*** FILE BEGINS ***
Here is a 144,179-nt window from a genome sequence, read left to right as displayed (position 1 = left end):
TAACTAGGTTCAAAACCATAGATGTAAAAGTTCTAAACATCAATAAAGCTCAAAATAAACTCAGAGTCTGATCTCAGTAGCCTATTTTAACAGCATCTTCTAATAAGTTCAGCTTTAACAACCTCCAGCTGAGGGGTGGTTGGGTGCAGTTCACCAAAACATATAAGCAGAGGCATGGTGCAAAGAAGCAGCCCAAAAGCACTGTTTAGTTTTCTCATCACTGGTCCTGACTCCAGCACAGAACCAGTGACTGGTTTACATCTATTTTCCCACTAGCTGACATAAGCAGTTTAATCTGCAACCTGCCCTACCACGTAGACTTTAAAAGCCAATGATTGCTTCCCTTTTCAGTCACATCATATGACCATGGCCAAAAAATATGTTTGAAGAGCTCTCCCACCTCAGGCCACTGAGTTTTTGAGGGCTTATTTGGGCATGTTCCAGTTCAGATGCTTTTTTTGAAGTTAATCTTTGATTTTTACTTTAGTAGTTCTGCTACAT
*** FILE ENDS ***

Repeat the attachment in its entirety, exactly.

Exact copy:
Here is a 144,179-nt window from a genome sequence, read left to right as displayed (position 1 = left end):
TAACTAGGTTCAAAACCATAGATGTAAAAGTTCTAAACATCAATAAAGCTCAAAATAAACTCAGAGTCTGATCTCAGTAGCCTATTTTAACAGCATCTTCTAATAAGTTCAGCTTTAACAACCTCCAGCTGAGGGGTGGTTGGGTGCAGTTCACCAAAACATATAAGCAGAGGCATGGTGCAAAGAAGCAGCCCAAAAGCACTGTTTAGTTTTCTCATCACTGGTCCTGACTCCAGCACAGAACCAGTGACTGGTTTACATCTATTTTCCCACTAGCTGACATAAGCAGTTTAATCTGCAACCTGCCCTACCACGTAGACTTTAAAAGCCAATGATTGCTTCCCTTTTCAGTCACATCATATGACCATGGCCAAAAAATATGTTTGAAGAGCTCTCCCACCTCAGGCCACTGAGTTTTTGAGGGCTTATTTGGGCATGTTCCAGTTCAGATGCTTTTTTTGAAGTTAATCTTTGATTTTTACTTTAGTAGTTCTGCTACAT